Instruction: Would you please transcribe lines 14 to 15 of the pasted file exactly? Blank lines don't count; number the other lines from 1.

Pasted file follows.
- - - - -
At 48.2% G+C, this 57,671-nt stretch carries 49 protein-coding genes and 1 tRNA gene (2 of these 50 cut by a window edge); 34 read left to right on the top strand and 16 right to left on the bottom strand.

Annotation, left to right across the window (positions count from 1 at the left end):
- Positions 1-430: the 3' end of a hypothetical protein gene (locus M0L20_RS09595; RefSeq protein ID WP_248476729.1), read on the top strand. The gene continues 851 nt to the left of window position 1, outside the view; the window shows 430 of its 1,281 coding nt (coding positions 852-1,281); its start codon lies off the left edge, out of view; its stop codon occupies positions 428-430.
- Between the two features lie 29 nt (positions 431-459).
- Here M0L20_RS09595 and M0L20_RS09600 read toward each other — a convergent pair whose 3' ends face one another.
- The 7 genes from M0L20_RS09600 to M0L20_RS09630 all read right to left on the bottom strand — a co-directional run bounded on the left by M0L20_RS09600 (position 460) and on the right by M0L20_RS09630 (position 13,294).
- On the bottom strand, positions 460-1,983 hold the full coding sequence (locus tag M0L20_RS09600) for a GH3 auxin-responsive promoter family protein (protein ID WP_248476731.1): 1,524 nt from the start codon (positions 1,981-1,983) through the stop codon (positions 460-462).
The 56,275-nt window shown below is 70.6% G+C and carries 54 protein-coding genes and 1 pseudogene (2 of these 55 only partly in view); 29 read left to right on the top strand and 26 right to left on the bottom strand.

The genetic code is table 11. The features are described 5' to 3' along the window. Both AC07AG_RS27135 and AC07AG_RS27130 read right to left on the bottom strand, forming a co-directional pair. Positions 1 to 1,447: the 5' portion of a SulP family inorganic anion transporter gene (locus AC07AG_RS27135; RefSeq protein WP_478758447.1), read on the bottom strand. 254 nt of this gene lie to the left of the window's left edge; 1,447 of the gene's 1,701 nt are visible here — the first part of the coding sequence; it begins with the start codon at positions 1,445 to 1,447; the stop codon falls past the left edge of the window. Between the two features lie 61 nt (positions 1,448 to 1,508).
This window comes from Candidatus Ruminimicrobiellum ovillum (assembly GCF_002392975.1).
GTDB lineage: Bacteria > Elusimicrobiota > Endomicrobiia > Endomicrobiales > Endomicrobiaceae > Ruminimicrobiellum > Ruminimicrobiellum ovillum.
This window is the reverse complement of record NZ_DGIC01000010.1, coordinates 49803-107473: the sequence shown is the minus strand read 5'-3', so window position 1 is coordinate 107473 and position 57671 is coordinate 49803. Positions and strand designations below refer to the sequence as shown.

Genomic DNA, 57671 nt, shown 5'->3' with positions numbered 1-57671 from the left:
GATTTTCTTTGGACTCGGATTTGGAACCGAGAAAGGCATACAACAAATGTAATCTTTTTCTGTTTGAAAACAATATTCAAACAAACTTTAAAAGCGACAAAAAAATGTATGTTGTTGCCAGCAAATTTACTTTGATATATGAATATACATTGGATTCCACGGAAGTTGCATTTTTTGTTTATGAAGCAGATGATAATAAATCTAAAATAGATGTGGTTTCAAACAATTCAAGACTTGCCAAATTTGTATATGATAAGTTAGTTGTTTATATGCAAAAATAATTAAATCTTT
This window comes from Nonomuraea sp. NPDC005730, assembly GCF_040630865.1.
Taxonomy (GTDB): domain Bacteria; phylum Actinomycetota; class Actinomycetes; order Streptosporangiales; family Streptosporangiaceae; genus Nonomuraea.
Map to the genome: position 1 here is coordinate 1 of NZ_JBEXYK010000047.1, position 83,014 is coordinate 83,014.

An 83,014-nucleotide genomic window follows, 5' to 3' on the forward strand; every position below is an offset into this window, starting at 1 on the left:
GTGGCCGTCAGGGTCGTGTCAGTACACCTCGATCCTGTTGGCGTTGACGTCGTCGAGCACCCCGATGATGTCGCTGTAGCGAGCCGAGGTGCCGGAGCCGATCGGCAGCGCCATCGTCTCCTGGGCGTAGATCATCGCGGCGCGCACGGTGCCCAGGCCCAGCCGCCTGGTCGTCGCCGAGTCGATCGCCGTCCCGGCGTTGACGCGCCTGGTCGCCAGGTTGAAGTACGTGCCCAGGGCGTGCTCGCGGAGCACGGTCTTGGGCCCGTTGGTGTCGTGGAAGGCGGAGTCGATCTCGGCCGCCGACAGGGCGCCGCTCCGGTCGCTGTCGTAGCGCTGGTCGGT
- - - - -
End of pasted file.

GATTTTCTTTGGACTCGGATTTGGAACCGAGAAAGGCATACAACAAATGTAATCTTTTTCTGTTTGAAAACAATATTCAAACAAACTTTAAAAGCGACAAAAAAATGTATGTTGTTGCCAGCAAATTTACTTTGATATATGAATATACATTGGATTCCACGGAAGTTGCATTTTTTGTTTATGAAGCAGATGATAATAAATCTAAAATAGATGTGGTTTCAAACAATTCAAGACTTGCCAAATTTGTATATGATAAGTTAGTTGTTTATATGCAAAAATAATTAAATCTTT
This window comes from Nonomuraea sp. NPDC005730, assembly GCF_040630865.1.